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Using satellite observations to investigate natural aerosol loading

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  1. Using satellite observations to investigate natural aerosol loading Colette L. Heald David A. Ridley, KaterynaLapina UPMC Paris March 22, 2011

  2. DUST FROM NORTH AFRICA: IMPACTING AQ AND THE BIOSPHERE DOWN-WIND More than half of dust emitted globally from N. Africa TOMS: June 13-21, 2001 summer winter/spring Miami (1989-1997) French Guiana (1978-1979) [Prospero et al., 1981] [Prospero et al., 1999]

  3. SATELLITE CONSTRAINTS ON DUST SOURCE & TRANSPORT GEOS-Chem overestimates observed AOD in source region, underestimates summertime export Dave Ridley

  4. REALISTIC APPORTIONMENT OF SUB-MICRON DUST MASS Observed Saharan dust size distribution Simulated decrease in AOD [Haywood et al., 2003] OLD NEW Shifted mass to larger sub-micron sizes (less optically efficient). Reduces AOD in better agreement with satellite & AERONET observations

  5. DUST TRANSPORT FROM NORTH AFRICA Annual Mean AOD SUMMER WINTER CALIOP GEOS-Chem CALIOP GEOS-Chem Good model simulation of dust transport and removal in winter/spring. Underestimate in dust in the SAL in summertime.

  6. DEPOSITION OF AFRICAN DUST & PHOSPHOROUS IN THE AMAZON ANNUAL We estimate 13 Tg/yr transported to Amazon annually. This is ~10-25% of the P supply for the Amazon. Otherwise from fires and biogenic particles [Mahowald et al., 2005]. Impact of greening of the Sahel on productivity of the Amazon? [Ridley et al., in prep]

  7. ANNUAL MEAN AOD OVER THE REMOTE OCEANS MODIS GEOS-Chem Gong [2003] sea salt scheme updated to include SST dependence & validated against observations [Jaeglé et al., 2010] % Difference GEOS-Chem Sea Salt GEOS-Chem underestimates (~30%) marine AOD observed by MODIS . Likely fine aerosol [Jaegle et al., 2010], but does not match simulated sea salt. Kateryna Lapina

  8. COMPARISON WITH MARTIME AEROSOL NETWORK (MAN) Model AOD (over remote regions) is also ~13% low compared to MAN

  9. OTHER POSSIBLE FINE MARINE PARTICLE SOURCES Comparison of simulated sulfate to recent cruise observations (AMS) Observed aerosol composition at Mace Head SeaWIFS [O’Dowd et al., 2004] GEOS-Chem simulation of sulfate relatively unbiased  not the problem. BUT under biologically active conditions, OA dominates sub-micron aerosol mass.

  10. IS THE OCEAN AN IMPORTANT SOURCE OF OA? Previous estimates range from 2.3 to 75 TgC/yr No marine OA With marine OA OA Emissions Observations from 5 ship cruises show that marine OA from 2 schemes [Spracklen et al., 2008; Langmann et al., 2008] of ~8 TgC/yr are more than sufficient to reproduce sub-micron OA. Makes very little contribution to AOD (0.003). [Lapina et al., ACPD, 2011]

  11. ORGANIC AEROSOL MAKES UP AN IMPORTANT FRACTION OF OBSERVED AEROSOL Sulfate Organics [Zhang et al., 2007] Globally makes up 25-75% of total fine aerosol at the surface (ignoring soot here)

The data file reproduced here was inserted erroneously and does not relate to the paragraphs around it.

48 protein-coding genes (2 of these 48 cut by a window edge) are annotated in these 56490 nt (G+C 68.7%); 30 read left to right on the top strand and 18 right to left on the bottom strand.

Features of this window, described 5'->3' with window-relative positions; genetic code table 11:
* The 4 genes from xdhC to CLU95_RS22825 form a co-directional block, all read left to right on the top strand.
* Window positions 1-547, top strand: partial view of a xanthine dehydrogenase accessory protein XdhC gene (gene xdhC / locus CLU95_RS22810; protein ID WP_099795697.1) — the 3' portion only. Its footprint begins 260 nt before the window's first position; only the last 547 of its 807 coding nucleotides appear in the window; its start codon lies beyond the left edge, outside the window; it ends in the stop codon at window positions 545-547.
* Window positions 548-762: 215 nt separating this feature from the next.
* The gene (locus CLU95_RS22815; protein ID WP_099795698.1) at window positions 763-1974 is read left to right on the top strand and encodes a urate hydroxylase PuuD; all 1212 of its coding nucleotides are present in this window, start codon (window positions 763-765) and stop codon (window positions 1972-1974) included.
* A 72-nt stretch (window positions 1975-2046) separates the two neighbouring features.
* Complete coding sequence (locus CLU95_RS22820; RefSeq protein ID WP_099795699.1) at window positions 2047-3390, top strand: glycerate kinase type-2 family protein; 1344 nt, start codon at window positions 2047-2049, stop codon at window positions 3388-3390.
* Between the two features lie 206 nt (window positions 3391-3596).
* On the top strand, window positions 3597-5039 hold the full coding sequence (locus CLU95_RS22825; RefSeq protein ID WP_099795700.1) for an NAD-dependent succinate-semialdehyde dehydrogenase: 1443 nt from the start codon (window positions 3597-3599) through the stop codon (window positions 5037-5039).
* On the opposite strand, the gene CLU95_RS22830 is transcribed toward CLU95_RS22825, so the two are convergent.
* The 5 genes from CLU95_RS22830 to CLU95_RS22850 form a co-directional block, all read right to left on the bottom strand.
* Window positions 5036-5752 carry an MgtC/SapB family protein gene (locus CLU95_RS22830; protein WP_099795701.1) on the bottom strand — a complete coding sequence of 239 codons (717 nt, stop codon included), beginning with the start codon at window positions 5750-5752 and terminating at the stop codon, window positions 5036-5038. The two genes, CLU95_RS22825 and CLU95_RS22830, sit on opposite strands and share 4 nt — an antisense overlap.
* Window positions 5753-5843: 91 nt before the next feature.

12. CHALLENGES IN MODELING THE RIGHT LEVELS OF OA AMMA ITCT-2K4 IMPEX AMAZE-08 Egbert [Volkamer et al., 2006] SOA measured/modeled = 4-100! Models do get it right sometimes (even more puzzling?) but is it for the right reason?

  13. WHY DON’T MODELS GET IT RIGHT…. 10,000’s of (unidentified?) compounds with variable properties Continuing Oxidation/Partitioning in the Atmosphere Uncertain Formation (Missing sources? Poorly understood processes?) Hydrocarbons (gas-phase & particulate) Terpenes (gas-phase) PBAP

  14. CAN SATELLITE OBSERVATIONS SHED ANY LIGHT ON THE BUDGET OF OA? Bottom-up calculations suggest that SOA source may be anywhere from 140-910 TgC/yr [Goldstein and Galbally, 2007]. SATELLITE AOD Assumptions: Optical Properties Size Distributions Aerosol Distributions AEROSOL SPECIATED MASS CONCENTRATIONS Dust Organic aerosol Sulfate Sea Salt Nitrate Soot SURFACE REFLECTANCE

  15. IF ONLY AEROSOL IN THE ATMOSPHERE WAS OA, WHAT LOADING IS IMPLIED BY SATELLITE AOD? Calculate the “hypothetical” AOD implied by a constant 1 g/sm3 profile over the land, and see how we need to scale this locally to make up ENTIRE AOD reported by MISR. Inverted total MISR AOD: Surface OA concentrations Inverted OA loading is 3.5 TgC over land. Assume a 6 days lifetime = 215 TgC/yr  extrapolate to include outflow ~430 TgC/yr. (middle of Goldstein & Galbally range)

  16. A MORE REALISTIC POSSIBILITY:REMOVE CONTRIBUTIONS FROM DUST, BC, INORGANICS(assuming all the negative bias in the model is ONLY OA) DJF JJA Estimate that ~150 TgC/yr source is required to close the MISR-GEOS-Chem* discrepancy. MISR GEOS-Chem* MISR- GEOS-Chem* *excluding OA

  17. UNCERTAINTY ANALYSIS (boring but important!) Estimated uncertainty on OA budget due to: Uncertainty on OA optical properties Assumed optical properties based on GADS database and log-normal size distribution recently evaluated by Drury et al. [2010] * Except over high RH regions Uncertainty on estimated OA source = 80%

  18. HAVE WE REDUCED THE UNCERTAINTY ON THE OA BUDGET? 910 Range estimated by: Goldstein and Galbally [2007] This is more than THREE TIMES what is currently included in global models…. BUT at the low end of Goldstein & Gallbally [2007] range. 140 Our satellite top-down estimate 150 47 Existing GEOS-Chem sources All units in TgCyr-1 [Heald et al., 2010]

  19. Acknowledgments: Easan Drury, Sonia Kreidenweis, Dominick Spracklen, Steve Arnold, James Allan, Hugh Coe and Gordon McFiggans, Soeren Zorn, Frank Drewnick, Tim Bates, Lelia Hawkins, Lynn Russell, Sasha Smirnov, Colin O’Dowd, Andy Hind and MISR, MODIS & CALIOP retrieval teams